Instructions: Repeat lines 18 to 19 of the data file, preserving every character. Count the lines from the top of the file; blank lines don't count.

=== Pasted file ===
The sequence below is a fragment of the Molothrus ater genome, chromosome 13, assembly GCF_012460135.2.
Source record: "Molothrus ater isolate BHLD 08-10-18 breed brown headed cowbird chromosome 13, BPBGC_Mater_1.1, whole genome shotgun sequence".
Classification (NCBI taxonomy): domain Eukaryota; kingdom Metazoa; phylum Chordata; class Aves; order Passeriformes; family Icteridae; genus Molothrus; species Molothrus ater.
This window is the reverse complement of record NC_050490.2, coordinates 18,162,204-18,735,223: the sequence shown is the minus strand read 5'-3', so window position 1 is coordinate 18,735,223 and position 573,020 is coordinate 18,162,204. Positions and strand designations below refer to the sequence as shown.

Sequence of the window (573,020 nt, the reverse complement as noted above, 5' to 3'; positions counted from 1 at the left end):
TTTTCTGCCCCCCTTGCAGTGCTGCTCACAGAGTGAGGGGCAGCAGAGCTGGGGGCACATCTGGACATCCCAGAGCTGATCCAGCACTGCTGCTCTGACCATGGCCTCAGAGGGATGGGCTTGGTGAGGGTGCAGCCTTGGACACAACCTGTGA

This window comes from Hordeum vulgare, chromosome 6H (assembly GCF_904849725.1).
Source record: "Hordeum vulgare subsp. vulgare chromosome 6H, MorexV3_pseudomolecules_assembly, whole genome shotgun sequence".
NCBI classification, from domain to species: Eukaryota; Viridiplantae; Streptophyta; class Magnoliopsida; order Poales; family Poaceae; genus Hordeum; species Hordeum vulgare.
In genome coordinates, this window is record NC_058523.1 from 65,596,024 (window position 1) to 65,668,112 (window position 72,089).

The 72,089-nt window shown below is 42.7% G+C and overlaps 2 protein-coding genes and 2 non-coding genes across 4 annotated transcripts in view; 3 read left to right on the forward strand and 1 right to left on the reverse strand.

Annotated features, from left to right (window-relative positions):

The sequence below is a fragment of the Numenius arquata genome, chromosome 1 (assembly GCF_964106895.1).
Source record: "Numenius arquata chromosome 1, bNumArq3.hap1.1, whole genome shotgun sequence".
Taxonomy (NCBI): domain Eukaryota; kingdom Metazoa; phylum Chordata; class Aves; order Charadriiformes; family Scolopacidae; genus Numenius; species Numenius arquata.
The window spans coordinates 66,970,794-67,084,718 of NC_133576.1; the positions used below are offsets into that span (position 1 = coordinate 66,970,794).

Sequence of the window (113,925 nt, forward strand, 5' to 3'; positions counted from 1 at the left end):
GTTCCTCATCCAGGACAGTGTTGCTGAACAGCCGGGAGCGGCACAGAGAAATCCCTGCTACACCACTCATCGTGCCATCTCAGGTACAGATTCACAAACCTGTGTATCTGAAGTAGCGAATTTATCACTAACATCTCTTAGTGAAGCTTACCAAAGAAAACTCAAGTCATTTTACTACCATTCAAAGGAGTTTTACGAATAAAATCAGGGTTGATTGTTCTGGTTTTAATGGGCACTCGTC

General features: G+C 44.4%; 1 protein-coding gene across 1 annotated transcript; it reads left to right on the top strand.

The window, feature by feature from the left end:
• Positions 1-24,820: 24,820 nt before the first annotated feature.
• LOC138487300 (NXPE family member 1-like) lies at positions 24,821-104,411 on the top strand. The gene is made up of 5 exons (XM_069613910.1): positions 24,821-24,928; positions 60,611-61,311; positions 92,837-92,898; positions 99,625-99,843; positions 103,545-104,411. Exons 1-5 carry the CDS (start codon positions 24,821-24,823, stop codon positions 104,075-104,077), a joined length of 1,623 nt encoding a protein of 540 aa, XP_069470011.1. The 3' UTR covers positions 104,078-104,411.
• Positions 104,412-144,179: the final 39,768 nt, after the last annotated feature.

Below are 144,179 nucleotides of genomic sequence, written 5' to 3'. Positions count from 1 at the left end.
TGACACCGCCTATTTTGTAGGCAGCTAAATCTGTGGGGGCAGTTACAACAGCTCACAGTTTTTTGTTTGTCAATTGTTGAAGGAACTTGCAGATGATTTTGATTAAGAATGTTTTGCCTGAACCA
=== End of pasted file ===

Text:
GTTCCTCATCCAGGACAGTGTTGCTGAACAGCCGGGAGCGGCACAGAGAAATCCCTGCTACACCACTCATCGTGCCATCTCAGGTACAGATTCACAAACCTGTGTATCTGAAGTAGCGAATTTATCACTAACATCTCTTAGTGAAGCTTACCAAAGAAAACTCAAGTCATTTTACTACCATTCAAAGGAGTTTTACGAATAAAATCAGGGTTGATTGTTCTGGTTTTAATGGGCACTCGTC

General features: G+C 44.4%; 1 protein-coding gene across 1 annotated transcript; it reads left to right on the top strand.